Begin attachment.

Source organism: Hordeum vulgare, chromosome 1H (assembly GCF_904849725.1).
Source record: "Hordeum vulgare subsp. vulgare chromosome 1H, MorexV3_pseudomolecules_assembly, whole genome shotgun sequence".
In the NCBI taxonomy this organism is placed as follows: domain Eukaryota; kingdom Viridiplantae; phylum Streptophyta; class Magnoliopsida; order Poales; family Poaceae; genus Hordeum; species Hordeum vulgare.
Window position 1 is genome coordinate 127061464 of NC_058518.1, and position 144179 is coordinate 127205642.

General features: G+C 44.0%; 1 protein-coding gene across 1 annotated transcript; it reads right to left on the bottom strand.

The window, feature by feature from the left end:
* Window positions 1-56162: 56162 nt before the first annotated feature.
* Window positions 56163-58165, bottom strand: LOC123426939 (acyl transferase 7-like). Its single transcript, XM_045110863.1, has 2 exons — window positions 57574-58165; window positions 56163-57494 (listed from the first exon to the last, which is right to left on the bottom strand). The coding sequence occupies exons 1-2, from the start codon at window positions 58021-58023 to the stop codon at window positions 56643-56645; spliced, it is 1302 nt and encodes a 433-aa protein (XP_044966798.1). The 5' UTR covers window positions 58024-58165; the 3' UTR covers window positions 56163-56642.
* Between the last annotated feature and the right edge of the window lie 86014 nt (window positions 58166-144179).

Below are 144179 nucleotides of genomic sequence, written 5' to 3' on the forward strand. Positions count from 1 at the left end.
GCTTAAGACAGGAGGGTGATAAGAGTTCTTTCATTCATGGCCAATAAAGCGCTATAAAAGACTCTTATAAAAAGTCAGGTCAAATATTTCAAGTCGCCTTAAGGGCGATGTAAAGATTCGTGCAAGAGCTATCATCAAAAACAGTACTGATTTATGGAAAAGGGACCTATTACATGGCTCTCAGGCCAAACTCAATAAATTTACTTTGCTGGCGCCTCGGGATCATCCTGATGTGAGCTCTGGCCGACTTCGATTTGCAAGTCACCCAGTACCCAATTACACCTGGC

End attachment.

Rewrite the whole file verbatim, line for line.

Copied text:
Source organism: Hordeum vulgare, chromosome 1H (assembly GCF_904849725.1).
Source record: "Hordeum vulgare subsp. vulgare chromosome 1H, MorexV3_pseudomolecules_assembly, whole genome shotgun sequence".
In the NCBI taxonomy this organism is placed as follows: domain Eukaryota; kingdom Viridiplantae; phylum Streptophyta; class Magnoliopsida; order Poales; family Poaceae; genus Hordeum; species Hordeum vulgare.
Window position 1 is genome coordinate 127061464 of NC_058518.1, and position 144179 is coordinate 127205642.

General features: G+C 44.0%; 1 protein-coding gene across 1 annotated transcript; it reads right to left on the bottom strand.

The window, feature by feature from the left end:
* Window positions 1-56162: 56162 nt before the first annotated feature.
* Window positions 56163-58165, bottom strand: LOC123426939 (acyl transferase 7-like). Its single transcript, XM_045110863.1, has 2 exons — window positions 57574-58165; window positions 56163-57494 (listed from the first exon to the last, which is right to left on the bottom strand). The coding sequence occupies exons 1-2, from the start codon at window positions 58021-58023 to the stop codon at window positions 56643-56645; spliced, it is 1302 nt and encodes a 433-aa protein (XP_044966798.1). The 5' UTR covers window positions 58024-58165; the 3' UTR covers window positions 56163-56642.
* Between the last annotated feature and the right edge of the window lie 86014 nt (window positions 58166-144179).

Below are 144179 nucleotides of genomic sequence, written 5' to 3' on the forward strand. Positions count from 1 at the left end.
GCTTAAGACAGGAGGGTGATAAGAGTTCTTTCATTCATGGCCAATAAAGCGCTATAAAAGACTCTTATAAAAAGTCAGGTCAAATATTTCAAGTCGCCTTAAGGGCGATGTAAAGATTCGTGCAAGAGCTATCATCAAAAACAGTACTGATTTATGGAAAAGGGACCTATTACATGGCTCTCAGGCCAAACTCAATAAATTTACTTTGCTGGCGCCTCGGGATCATCCTGATGTGAGCTCTGGCCGACTTCGATTTGCAAGTCACCCAGTACCCAATTACACCTGGC